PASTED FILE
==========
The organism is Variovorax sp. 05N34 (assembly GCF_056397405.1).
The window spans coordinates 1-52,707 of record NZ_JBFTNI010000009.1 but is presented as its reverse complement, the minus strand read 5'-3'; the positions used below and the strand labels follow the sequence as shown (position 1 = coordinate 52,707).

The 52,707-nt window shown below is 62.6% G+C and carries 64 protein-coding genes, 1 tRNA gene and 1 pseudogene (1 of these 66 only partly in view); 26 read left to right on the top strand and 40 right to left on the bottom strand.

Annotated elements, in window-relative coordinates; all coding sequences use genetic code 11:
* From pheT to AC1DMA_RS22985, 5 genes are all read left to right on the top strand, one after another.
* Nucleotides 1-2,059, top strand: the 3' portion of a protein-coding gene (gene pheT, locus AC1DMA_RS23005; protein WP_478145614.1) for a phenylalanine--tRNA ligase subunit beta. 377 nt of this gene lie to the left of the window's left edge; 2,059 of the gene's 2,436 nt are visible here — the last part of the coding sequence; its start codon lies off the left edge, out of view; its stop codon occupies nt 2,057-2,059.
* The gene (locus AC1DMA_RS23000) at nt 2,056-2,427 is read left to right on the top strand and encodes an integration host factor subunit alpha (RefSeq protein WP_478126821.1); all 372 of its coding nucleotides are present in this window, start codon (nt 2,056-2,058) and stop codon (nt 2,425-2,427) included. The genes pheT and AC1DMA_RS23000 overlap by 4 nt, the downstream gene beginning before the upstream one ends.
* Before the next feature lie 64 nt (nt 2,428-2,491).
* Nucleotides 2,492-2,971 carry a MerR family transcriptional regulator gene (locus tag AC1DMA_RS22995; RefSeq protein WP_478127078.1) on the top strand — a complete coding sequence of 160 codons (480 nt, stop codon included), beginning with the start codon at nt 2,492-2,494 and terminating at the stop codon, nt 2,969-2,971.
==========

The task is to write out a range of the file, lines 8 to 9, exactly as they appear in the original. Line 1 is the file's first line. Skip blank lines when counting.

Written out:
* Before the next feature lie 64 nt (nt 2,428-2,491).
* Nucleotides 2,492-2,971 carry a MerR family transcriptional regulator gene (locus tag AC1DMA_RS22995; RefSeq protein WP_478127078.1) on the top strand — a complete coding sequence of 160 codons (480 nt, stop codon included), beginning with the start codon at nt 2,492-2,494 and terminating at the stop codon, nt 2,969-2,971.